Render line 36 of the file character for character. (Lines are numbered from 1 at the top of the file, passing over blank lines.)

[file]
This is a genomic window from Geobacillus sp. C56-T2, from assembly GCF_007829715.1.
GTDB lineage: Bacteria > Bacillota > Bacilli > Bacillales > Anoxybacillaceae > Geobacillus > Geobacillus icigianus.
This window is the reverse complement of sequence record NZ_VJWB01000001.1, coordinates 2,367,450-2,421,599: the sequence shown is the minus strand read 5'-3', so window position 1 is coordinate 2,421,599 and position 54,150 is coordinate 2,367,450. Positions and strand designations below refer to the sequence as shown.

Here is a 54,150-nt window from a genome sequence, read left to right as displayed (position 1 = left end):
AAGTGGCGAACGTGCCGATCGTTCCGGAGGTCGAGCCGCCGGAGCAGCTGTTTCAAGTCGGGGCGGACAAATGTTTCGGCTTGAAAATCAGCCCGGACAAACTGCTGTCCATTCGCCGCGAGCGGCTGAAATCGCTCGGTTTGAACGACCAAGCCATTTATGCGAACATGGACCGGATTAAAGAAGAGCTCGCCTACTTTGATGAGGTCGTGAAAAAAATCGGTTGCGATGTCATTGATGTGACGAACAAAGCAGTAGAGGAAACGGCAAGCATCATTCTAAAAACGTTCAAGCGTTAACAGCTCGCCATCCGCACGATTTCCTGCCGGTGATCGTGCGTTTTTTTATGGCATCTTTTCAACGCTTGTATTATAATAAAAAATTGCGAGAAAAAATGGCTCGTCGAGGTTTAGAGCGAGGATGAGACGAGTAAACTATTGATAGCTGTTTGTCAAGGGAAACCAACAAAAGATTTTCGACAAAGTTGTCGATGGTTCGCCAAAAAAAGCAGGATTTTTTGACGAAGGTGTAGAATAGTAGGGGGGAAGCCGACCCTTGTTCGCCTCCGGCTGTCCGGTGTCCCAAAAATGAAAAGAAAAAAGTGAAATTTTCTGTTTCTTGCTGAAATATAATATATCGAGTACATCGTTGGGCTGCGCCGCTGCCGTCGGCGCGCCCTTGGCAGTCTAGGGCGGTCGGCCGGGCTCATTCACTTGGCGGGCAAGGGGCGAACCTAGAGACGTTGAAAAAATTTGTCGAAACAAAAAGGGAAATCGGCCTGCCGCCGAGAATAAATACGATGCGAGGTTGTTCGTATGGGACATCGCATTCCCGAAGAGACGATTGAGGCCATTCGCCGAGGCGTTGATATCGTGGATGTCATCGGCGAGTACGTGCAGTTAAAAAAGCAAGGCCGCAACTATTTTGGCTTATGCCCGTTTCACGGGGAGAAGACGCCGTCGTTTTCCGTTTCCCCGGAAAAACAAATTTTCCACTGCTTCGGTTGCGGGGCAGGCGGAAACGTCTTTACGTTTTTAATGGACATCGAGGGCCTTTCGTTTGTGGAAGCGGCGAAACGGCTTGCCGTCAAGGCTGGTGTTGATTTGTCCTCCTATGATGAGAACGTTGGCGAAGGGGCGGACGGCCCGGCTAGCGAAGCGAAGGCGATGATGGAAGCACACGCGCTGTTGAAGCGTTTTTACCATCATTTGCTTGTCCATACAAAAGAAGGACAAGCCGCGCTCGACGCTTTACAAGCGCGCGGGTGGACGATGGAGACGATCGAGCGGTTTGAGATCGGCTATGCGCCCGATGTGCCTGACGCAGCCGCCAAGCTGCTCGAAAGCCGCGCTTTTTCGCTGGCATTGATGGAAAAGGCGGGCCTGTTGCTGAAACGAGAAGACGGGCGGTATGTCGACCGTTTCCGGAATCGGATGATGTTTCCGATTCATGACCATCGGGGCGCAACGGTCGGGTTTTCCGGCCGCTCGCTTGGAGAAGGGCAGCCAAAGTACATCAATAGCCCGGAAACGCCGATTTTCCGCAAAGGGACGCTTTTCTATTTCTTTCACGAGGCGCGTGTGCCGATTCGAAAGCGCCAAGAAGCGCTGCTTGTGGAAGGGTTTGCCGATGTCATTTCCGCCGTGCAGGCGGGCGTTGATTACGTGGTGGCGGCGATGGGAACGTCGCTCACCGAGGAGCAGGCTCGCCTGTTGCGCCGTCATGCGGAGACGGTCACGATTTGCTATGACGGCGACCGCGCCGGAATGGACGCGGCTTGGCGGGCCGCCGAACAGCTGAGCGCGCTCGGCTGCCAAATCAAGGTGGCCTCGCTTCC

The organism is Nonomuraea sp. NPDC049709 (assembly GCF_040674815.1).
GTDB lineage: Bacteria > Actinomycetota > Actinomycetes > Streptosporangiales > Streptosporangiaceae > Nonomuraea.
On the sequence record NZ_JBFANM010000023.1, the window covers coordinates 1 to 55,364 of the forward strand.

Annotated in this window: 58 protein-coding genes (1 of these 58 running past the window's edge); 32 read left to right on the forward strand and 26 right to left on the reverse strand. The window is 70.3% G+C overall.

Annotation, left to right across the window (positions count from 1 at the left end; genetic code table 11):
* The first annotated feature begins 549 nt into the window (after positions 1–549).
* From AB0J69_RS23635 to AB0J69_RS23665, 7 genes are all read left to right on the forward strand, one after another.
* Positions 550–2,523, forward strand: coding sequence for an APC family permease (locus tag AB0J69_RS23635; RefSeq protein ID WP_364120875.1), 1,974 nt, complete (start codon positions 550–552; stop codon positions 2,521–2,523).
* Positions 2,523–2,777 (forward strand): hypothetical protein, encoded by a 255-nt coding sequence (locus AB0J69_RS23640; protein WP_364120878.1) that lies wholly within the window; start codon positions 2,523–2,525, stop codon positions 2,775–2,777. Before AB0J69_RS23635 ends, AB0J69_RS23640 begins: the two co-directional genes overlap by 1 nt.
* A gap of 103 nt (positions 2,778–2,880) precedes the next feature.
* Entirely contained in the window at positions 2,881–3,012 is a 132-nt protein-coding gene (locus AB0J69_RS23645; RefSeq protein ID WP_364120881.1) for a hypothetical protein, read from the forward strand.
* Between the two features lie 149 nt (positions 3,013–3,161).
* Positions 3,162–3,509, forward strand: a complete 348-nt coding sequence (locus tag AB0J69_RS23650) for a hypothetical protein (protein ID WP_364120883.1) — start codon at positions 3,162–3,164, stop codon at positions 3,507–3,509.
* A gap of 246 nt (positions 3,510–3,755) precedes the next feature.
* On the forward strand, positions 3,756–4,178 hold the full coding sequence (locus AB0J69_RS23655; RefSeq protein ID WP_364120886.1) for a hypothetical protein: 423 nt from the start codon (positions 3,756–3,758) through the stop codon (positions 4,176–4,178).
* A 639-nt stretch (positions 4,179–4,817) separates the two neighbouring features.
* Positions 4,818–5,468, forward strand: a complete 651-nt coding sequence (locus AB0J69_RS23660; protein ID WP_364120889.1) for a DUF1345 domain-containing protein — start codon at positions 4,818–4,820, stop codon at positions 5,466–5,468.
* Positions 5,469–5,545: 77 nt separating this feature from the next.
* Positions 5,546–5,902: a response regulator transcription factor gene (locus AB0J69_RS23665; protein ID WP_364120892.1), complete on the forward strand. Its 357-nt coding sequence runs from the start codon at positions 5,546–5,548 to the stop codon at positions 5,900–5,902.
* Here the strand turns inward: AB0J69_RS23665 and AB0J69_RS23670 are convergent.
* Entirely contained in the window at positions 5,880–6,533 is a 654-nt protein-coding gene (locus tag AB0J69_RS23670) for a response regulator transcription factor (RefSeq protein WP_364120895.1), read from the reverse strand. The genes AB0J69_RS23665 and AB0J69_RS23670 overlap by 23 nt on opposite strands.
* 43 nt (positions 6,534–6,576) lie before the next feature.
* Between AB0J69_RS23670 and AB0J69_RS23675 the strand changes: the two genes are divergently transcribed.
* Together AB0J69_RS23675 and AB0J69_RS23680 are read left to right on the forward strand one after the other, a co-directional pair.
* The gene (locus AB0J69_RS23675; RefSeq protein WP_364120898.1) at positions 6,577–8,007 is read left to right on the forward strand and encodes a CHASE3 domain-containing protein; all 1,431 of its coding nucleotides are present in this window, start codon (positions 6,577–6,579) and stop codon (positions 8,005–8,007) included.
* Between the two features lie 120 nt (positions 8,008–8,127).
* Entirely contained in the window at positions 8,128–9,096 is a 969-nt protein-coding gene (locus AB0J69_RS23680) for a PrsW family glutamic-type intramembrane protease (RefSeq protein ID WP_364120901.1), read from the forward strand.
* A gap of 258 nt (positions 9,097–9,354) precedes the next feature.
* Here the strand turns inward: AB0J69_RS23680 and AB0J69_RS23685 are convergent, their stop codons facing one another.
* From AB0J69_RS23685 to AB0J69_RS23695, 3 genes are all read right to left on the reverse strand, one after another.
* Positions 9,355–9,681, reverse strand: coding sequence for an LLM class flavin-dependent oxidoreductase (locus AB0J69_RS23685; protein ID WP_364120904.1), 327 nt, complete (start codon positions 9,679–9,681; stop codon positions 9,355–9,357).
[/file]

* Positions 9,355–9,681, reverse strand: coding sequence for an LLM class flavin-dependent oxidoreductase (locus AB0J69_RS23685; protein ID WP_364120904.1), 327 nt, complete (start codon positions 9,679–9,681; stop codon positions 9,355–9,357).